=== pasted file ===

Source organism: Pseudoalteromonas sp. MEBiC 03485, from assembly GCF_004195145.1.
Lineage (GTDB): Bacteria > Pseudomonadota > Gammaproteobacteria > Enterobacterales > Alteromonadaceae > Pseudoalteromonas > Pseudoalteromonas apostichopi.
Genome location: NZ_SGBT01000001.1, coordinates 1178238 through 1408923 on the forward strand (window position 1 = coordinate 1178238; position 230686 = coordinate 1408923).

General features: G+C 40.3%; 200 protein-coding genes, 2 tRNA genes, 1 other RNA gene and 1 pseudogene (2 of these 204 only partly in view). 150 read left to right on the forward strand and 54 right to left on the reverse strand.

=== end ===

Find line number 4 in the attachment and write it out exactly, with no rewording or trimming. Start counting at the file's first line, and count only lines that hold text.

General features: G+C 40.3%; 200 protein-coding genes, 2 tRNA genes, 1 other RNA gene and 1 pseudogene (2 of these 204 only partly in view). 150 read left to right on the forward strand and 54 right to left on the reverse strand.